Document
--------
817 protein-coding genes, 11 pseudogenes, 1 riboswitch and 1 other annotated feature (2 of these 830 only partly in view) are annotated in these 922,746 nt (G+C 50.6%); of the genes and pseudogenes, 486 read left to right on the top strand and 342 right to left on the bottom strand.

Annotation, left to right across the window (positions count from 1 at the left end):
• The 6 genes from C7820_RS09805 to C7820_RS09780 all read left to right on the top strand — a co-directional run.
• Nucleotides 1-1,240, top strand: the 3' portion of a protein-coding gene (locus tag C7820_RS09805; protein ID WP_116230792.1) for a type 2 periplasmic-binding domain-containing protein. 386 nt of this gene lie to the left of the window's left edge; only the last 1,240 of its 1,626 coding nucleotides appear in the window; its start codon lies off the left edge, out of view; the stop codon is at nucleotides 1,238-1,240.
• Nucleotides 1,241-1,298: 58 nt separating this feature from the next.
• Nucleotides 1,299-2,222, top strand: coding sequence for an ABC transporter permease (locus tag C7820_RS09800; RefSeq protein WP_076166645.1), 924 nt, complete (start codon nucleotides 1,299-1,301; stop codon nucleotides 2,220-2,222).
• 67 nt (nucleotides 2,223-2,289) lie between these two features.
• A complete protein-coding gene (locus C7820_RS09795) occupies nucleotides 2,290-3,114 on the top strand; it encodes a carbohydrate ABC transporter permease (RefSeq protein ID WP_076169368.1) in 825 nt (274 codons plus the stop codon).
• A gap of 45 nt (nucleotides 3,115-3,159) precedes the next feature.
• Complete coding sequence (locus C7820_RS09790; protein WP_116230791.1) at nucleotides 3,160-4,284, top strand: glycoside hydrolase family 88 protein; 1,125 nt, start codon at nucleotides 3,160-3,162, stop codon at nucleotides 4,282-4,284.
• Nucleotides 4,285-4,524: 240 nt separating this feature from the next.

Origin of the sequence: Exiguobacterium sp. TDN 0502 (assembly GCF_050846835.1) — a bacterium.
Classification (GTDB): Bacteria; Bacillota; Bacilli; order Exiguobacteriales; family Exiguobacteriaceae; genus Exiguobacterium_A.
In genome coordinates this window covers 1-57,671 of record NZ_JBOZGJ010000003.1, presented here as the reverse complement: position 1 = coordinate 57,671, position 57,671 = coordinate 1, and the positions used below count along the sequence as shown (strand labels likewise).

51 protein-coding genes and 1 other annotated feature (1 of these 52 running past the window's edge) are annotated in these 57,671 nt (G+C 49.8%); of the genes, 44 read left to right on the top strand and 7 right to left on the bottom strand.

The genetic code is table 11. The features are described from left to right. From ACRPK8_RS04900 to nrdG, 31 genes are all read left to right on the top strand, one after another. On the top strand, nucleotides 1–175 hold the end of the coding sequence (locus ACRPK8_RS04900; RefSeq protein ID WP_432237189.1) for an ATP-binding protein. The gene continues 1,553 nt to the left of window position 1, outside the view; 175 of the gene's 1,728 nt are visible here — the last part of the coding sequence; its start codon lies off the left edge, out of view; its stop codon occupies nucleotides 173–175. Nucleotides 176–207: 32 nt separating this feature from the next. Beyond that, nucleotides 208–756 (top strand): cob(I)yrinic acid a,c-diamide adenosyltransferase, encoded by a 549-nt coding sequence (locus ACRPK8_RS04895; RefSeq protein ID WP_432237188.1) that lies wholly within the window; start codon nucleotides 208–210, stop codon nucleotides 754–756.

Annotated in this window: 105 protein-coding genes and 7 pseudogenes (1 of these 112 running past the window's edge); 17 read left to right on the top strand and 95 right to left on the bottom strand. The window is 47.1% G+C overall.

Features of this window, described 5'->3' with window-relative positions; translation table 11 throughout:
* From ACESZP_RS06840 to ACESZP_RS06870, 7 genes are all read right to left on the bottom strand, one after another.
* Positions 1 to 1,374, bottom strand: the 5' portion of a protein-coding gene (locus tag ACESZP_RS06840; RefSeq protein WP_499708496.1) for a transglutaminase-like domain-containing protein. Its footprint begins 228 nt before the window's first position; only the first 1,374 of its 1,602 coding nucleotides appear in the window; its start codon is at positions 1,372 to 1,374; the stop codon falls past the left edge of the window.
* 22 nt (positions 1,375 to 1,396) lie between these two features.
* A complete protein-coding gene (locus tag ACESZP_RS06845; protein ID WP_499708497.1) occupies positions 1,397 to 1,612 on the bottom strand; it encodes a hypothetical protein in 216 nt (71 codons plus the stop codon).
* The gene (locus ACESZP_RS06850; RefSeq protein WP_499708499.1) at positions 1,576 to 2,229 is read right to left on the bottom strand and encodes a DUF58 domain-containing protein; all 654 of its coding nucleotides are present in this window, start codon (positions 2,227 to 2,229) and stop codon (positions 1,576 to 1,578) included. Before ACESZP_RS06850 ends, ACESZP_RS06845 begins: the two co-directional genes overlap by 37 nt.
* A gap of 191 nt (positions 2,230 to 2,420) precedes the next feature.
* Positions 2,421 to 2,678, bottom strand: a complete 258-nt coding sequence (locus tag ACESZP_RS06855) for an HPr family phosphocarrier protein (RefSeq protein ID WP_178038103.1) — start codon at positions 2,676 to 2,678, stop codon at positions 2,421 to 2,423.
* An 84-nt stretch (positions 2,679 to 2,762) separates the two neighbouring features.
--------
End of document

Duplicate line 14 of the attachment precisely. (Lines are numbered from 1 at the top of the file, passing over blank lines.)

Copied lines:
In genome coordinates this window covers 1-57,671 of record NZ_JBOZGJ010000003.1, presented here as the reverse complement: position 1 = coordinate 57,671, position 57,671 = coordinate 1, and the positions used below count along the sequence as shown (strand labels likewise).